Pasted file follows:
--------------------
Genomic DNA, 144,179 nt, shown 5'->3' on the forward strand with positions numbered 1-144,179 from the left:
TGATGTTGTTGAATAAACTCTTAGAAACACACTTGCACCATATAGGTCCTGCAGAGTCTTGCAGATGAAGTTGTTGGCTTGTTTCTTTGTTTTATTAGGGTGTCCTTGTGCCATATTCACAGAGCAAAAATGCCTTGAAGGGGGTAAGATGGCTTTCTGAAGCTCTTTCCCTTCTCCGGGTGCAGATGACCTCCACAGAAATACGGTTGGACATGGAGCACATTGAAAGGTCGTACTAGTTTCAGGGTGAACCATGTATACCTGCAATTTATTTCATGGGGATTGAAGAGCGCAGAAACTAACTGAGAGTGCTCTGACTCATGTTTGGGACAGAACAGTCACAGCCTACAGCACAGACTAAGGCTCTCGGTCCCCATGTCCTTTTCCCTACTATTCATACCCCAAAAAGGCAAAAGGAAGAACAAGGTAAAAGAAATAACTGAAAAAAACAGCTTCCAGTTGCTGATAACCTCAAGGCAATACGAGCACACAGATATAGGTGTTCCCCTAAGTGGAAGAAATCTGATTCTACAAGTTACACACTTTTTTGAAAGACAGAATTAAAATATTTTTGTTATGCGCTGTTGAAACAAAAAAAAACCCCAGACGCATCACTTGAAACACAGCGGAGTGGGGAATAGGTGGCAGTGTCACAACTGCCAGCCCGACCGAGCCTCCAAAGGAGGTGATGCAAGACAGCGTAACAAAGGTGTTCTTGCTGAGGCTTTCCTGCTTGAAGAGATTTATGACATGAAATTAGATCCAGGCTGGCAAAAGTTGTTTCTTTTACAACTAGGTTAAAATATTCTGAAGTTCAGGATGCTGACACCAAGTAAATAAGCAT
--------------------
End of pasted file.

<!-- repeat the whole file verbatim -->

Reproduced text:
Genomic DNA, 144,179 nt, shown 5'->3' on the forward strand with positions numbered 1-144,179 from the left:
TGATGTTGTTGAATAAACTCTTAGAAACACACTTGCACCATATAGGTCCTGCAGAGTCTTGCAGATGAAGTTGTTGGCTTGTTTCTTTGTTTTATTAGGGTGTCCTTGTGCCATATTCACAGAGCAAAAATGCCTTGAAGGGGGTAAGATGGCTTTCTGAAGCTCTTTCCCTTCTCCGGGTGCAGATGACCTCCACAGAAATACGGTTGGACATGGAGCACATTGAAAGGTCGTACTAGTTTCAGGGTGAACCATGTATACCTGCAATTTATTTCATGGGGATTGAAGAGCGCAGAAACTAACTGAGAGTGCTCTGACTCATGTTTGGGACAGAACAGTCACAGCCTACAGCACAGACTAAGGCTCTCGGTCCCCATGTCCTTTTCCCTACTATTCATACCCCAAAAAGGCAAAAGGAAGAACAAGGTAAAAGAAATAACTGAAAAAAACAGCTTCCAGTTGCTGATAACCTCAAGGCAATACGAGCACACAGATATAGGTGTTCCCCTAAGTGGAAGAAATCTGATTCTACAAGTTACACACTTTTTTGAAAGACAGAATTAAAATATTTTTGTTATGCGCTGTTGAAACAAAAAAAAACCCCAGACGCATCACTTGAAACACAGCGGAGTGGGGAATAGGTGGCAGTGTCACAACTGCCAGCCCGACCGAGCCTCCAAAGGAGGTGATGCAAGACAGCGTAACAAAGGTGTTCTTGCTGAGGCTTTCCTGCTTGAAGAGATTTATGACATGAAATTAGATCCAGGCTGGCAAAAGTTGTTTCTTTTACAACTAGGTTAAAATATTCTGAAGTTCAGGATGCTGACACCAAGTAAATAAGCAT